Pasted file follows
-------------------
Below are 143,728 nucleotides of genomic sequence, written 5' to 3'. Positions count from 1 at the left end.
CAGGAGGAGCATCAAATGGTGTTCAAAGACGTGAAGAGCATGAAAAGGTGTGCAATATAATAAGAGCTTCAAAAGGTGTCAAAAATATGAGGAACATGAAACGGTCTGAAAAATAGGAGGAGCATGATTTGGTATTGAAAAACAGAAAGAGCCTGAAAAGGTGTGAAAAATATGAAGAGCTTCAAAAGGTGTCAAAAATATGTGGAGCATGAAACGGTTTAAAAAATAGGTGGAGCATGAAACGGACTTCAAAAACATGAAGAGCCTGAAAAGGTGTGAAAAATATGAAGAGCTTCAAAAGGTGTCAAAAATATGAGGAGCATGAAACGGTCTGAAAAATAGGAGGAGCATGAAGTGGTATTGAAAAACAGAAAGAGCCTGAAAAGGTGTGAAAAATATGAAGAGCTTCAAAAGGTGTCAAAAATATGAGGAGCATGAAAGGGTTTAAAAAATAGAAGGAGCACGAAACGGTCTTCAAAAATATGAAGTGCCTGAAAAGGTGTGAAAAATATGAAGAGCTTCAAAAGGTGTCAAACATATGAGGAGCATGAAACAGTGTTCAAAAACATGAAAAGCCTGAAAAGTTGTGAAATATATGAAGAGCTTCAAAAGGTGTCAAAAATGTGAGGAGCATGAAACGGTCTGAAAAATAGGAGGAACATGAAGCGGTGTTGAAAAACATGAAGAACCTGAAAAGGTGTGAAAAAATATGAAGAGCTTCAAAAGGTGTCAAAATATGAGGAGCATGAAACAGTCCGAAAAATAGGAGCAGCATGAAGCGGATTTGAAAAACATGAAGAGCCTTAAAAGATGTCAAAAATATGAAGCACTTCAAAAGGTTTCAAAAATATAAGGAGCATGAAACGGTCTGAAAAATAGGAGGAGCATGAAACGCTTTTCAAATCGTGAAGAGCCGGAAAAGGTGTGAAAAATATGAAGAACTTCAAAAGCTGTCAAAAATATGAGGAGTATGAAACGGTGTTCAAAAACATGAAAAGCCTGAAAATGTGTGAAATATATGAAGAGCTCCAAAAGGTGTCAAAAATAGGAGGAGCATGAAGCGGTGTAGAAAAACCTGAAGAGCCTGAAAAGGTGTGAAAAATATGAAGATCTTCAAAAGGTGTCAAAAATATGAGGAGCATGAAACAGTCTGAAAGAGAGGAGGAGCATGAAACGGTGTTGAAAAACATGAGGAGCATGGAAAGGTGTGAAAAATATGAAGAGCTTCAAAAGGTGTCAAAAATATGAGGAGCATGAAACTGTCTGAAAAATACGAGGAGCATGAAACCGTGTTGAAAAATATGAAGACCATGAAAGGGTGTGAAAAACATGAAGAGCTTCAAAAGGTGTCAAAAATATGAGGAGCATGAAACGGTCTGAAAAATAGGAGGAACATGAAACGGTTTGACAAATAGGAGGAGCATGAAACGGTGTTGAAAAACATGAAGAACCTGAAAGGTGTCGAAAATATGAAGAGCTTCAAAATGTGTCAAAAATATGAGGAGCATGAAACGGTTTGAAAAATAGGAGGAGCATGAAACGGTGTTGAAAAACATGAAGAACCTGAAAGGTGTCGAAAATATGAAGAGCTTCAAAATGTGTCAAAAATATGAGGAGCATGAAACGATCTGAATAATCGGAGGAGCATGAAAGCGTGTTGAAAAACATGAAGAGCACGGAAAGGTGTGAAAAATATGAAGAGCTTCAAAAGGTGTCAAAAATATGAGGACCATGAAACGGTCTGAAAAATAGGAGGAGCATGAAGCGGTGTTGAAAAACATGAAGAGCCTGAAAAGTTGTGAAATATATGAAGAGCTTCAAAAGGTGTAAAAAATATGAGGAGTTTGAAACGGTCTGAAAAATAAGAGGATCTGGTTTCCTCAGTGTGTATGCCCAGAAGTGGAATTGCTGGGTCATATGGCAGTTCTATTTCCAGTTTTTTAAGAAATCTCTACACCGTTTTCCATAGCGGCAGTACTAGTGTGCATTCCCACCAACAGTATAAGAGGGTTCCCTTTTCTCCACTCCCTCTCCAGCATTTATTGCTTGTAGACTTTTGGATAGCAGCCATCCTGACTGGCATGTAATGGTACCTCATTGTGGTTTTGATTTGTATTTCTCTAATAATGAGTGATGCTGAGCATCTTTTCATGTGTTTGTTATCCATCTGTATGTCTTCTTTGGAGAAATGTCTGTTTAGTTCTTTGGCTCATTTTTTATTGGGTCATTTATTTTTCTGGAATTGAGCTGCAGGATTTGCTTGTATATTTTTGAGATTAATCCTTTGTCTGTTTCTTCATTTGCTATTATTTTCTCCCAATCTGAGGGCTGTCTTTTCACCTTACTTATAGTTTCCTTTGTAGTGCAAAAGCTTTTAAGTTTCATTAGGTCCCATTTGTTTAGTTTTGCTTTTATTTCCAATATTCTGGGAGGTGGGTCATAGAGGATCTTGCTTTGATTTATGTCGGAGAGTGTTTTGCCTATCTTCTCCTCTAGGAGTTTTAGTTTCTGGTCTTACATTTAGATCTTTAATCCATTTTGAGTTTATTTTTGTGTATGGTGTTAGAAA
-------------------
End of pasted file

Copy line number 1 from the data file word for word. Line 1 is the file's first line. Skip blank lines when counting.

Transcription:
Below are 143,728 nucleotides of genomic sequence, written 5' to 3'. Positions count from 1 at the left end.